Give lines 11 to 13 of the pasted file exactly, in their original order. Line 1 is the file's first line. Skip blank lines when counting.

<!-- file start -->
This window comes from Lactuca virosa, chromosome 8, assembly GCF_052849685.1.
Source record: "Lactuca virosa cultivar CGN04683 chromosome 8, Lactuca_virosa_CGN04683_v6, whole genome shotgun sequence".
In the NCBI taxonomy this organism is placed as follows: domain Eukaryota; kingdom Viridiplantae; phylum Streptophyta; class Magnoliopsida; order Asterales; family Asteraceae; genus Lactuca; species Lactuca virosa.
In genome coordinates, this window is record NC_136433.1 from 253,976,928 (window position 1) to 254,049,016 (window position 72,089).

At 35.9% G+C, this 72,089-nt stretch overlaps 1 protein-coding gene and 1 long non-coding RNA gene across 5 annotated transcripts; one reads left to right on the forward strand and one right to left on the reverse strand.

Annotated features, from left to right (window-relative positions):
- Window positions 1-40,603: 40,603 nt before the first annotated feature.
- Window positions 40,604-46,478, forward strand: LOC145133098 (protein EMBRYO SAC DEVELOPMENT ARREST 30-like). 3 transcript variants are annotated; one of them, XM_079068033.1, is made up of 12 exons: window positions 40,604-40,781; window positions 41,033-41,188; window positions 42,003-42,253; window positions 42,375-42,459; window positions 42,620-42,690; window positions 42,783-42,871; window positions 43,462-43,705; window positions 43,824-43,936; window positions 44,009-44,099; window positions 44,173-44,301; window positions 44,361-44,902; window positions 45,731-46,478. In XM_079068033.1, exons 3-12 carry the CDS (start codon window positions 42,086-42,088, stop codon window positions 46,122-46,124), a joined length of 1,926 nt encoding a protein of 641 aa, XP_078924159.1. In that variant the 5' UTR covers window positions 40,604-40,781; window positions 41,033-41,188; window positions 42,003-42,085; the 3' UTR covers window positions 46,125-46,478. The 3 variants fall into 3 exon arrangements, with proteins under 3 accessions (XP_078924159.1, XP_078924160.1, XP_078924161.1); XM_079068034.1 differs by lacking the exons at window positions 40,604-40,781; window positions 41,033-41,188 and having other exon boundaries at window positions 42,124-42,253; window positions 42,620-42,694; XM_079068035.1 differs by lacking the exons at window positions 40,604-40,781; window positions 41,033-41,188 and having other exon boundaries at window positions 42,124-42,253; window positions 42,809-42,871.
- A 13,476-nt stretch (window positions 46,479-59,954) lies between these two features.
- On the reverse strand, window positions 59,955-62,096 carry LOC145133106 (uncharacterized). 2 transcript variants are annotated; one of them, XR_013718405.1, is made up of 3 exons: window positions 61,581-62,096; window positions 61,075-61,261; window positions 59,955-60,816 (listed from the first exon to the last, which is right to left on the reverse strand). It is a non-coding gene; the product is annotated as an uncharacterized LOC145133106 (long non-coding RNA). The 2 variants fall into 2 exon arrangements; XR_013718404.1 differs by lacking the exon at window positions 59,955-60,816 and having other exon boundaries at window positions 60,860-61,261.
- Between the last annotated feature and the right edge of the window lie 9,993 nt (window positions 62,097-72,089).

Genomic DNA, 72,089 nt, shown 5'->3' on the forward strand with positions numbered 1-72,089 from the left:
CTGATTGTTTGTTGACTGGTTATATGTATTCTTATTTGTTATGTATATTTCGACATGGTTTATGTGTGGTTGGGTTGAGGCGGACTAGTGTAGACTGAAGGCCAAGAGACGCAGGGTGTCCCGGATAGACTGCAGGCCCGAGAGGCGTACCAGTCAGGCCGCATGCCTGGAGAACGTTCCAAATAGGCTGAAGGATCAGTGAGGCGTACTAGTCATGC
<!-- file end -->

- Between the last annotated feature and the right edge of the window lie 9,993 nt (window positions 62,097-72,089).

Genomic DNA, 72,089 nt, shown 5'->3' on the forward strand with positions numbered 1-72,089 from the left:
CTGATTGTTTGTTGACTGGTTATATGTATTCTTATTTGTTATGTATATTTCGACATGGTTTATGTGTGGTTGGGTTGAGGCGGACTAGTGTAGACTGAAGGCCAAGAGACGCAGGGTGTCCCGGATAGACTGCAGGCCCGAGAGGCGTACCAGTCAGGCCGCATGCCTGGAGAACGTTCCAAATAGGCTGAAGGATCAGTGAGGCGTACTAGTCATGC